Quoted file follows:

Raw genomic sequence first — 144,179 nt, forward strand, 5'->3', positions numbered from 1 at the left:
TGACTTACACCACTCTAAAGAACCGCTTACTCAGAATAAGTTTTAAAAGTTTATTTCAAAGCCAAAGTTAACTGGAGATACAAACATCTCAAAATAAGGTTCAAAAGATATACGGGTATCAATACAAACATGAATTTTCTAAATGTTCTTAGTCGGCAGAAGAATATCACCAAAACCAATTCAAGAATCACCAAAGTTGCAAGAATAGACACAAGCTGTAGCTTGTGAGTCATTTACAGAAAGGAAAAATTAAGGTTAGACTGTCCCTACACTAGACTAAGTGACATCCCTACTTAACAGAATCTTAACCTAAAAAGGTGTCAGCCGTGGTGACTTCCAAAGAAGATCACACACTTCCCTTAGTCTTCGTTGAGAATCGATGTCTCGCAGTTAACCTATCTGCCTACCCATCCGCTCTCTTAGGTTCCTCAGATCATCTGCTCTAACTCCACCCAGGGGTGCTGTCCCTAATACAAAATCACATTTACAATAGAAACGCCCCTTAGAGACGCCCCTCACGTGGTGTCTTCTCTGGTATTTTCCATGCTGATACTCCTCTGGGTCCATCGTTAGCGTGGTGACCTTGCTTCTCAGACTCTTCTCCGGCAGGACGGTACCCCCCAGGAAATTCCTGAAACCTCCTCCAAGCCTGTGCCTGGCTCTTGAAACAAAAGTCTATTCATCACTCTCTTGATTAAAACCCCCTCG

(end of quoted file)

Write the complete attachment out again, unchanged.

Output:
Raw genomic sequence first — 144,179 nt, forward strand, 5'->3', positions numbered from 1 at the left:
TGACTTACACCACTCTAAAGAACCGCTTACTCAGAATAAGTTTTAAAAGTTTATTTCAAAGCCAAAGTTAACTGGAGATACAAACATCTCAAAATAAGGTTCAAAAGATATACGGGTATCAATACAAACATGAATTTTCTAAATGTTCTTAGTCGGCAGAAGAATATCACCAAAACCAATTCAAGAATCACCAAAGTTGCAAGAATAGACACAAGCTGTAGCTTGTGAGTCATTTACAGAAAGGAAAAATTAAGGTTAGACTGTCCCTACACTAGACTAAGTGACATCCCTACTTAACAGAATCTTAACCTAAAAAGGTGTCAGCCGTGGTGACTTCCAAAGAAGATCACACACTTCCCTTAGTCTTCGTTGAGAATCGATGTCTCGCAGTTAACCTATCTGCCTACCCATCCGCTCTCTTAGGTTCCTCAGATCATCTGCTCTAACTCCACCCAGGGGTGCTGTCCCTAATACAAAATCACATTTACAATAGAAACGCCCCTTAGAGACGCCCCTCACGTGGTGTCTTCTCTGGTATTTTCCATGCTGATACTCCTCTGGGTCCATCGTTAGCGTGGTGACCTTGCTTCTCAGACTCTTCTCCGGCAGGACGGTACCCCCCAGGAAATTCCTGAAACCTCCTCCAAGCCTGTGCCTGGCTCTTGAAACAAAAGTCTATTCATCACTCTCTTGATTAAAACCCCCTCG